Identified as the Hawks’ most efficient offensive player by KenPom‘s possession-based statistics with a 122.5 offensive rating and most effective offensive rebounder (9.1 percent, ranked #351), Miles set new career-highs for points scored and rebounds gathered in Tuesday win over Virginia Tech when he scored 36 points and grabbed 15 rebounds in 39 minutes of play. His year-over-year progress is unusual, from 2.3 points per game as a freshman to 10.7 points per game as a junior, but gave no hint that he would jump to his current 17.4 points per game this season. When did Martelli have an inkling Miles might have a game like this? “In August,” he said. “Really, in August. Because he lost a lot of weight.” Indeed, Miles, who tipped the scales at 226 pounds his junior year, lost 11 pounds during the offseason. Martelli took it as a sign of a more focused commitment Miles would have this season. “Seniors have two choices,” Martelli continued, “They can be ‘been there, done that’ and they can go through their 30 games. (Miles) leads this team in charges taken (combined). This game was decided on his two offensive put-backs at the end of the second half.” Read the rest of this entry »

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Checking in on… the Atlantic 10

Posted by Joe Dzuback (@vbtnblog) on December 22nd, 2015

Joe Dzuback (@vbtnblog) is the RTC correspondent for the Atlantic 10 Conference.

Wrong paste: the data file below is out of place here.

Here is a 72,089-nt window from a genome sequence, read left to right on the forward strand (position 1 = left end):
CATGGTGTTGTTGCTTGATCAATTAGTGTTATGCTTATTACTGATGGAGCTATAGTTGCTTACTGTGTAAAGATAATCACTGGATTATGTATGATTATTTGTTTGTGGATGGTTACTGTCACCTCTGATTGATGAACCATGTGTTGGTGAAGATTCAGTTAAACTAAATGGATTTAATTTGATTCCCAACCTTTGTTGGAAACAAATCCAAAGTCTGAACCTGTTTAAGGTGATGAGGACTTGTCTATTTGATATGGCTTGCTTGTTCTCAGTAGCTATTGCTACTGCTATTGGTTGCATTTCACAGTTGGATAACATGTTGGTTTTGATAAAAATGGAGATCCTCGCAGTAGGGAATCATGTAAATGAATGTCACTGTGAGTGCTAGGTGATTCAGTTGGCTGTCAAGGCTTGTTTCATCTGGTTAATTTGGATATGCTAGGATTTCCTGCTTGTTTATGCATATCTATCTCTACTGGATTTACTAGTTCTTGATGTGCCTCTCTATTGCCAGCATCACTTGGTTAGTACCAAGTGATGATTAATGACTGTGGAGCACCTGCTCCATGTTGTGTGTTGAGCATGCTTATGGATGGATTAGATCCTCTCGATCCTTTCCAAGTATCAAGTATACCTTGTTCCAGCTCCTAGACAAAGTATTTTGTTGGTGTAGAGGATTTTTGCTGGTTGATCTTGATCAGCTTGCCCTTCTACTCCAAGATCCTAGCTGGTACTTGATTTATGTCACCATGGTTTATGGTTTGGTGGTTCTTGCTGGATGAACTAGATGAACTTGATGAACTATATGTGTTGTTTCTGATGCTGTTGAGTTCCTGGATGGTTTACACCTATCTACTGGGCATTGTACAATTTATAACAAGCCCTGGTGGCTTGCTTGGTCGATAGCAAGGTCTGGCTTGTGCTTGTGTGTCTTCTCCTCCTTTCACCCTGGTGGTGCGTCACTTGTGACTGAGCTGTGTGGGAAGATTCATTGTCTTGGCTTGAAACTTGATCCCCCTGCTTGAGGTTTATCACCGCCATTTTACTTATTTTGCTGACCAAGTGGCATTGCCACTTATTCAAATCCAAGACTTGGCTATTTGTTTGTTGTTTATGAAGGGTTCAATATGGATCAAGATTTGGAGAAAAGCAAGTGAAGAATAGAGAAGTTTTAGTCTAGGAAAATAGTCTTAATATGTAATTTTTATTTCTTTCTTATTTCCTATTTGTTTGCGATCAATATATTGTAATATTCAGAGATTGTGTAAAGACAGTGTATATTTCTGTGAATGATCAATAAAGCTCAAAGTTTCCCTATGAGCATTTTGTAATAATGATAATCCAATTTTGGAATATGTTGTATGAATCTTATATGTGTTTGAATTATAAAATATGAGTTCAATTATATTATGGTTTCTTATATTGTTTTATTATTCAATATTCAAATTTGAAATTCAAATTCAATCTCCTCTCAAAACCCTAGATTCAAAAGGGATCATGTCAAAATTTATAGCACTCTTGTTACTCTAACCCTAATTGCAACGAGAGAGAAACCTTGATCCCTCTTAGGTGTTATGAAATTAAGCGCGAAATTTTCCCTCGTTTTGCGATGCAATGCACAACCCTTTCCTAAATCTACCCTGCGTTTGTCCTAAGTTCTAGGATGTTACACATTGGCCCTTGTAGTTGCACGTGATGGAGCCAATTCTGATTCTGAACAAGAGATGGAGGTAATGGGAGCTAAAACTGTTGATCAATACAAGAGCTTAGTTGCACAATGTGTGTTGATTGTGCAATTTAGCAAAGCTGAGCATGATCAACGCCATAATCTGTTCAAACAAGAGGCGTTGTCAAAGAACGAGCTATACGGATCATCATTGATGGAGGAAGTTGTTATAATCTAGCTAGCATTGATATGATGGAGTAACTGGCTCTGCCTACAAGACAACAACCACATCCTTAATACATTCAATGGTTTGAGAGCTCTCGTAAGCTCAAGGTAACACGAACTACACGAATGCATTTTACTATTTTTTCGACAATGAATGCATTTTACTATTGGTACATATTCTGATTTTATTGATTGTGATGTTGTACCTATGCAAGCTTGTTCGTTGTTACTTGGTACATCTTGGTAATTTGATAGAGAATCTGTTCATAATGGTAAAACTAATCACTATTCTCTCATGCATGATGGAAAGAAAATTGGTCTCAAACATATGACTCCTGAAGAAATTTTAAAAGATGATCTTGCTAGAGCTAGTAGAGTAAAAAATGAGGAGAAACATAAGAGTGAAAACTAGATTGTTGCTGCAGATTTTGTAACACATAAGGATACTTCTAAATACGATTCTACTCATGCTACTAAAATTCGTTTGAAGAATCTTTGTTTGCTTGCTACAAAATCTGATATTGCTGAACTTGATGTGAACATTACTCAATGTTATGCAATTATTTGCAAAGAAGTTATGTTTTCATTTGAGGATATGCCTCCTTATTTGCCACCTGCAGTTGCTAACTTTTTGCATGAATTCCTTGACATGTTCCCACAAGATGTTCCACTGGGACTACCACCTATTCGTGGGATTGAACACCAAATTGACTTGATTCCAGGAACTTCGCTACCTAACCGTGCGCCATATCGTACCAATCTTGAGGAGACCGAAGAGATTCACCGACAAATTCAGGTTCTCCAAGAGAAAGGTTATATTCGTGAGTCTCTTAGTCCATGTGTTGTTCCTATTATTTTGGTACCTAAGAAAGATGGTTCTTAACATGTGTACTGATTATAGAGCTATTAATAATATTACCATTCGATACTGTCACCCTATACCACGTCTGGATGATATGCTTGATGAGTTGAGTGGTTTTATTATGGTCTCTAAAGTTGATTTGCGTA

Breaking Down the Non-Conference Season

As KenPom’s eighth-ranked conference, the Atlantic 10 is securely in the top 25 percent of Division I basketball, well above the next conference (the WCC) and at the head of the Basketball-First group of conferences that typically expect at least two NCAA Tournament bids every season. The A-10 has drawn at least three bids every season since 2007 and this year should be no different. The non-conference composite record again shows that the league is capable of competing with the elite conferences while dominating (to varying degrees) the other 24.

Table01151221

(Note: The conference is 4-0 versus non-Division I teams. No conference members have games scheduled with teams from the Big West, the Mountain West, the Summit and the WAC).

The conference’s overall winning percentage sits at 68 percent going into the Christmas break, with its splits reflected by the level of the competition. The A-10 has a winning record against five of the top seven conferences, but poor showings against the ACC (3-10) and Big East (2-6) account for most of the losses against the elite leagues. The Colonial Athletic (6-6) and the Missouri Valley (2-4) conferences account for 10 of the 11 losses to its peer conferences. And the conference won 90 percent of its games scheduled with the bottom nine leagues, but the OVC strangely enough accounts for two of those three losses. While a solid finish to the non-conference season will help and the Selection Committee has emphasized that conference comparisons are not part of its selection calculus, the league’s overall record should help A-10 members when conference play resumes in January.

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Checking in on… the Atlantic 10

Posted by Joe Dzuback (@vbtnblog) on December 17th, 2015

Joe Dzuback (@vbtnblog) is the RTC correspondent for the Atlantic 10 Conference.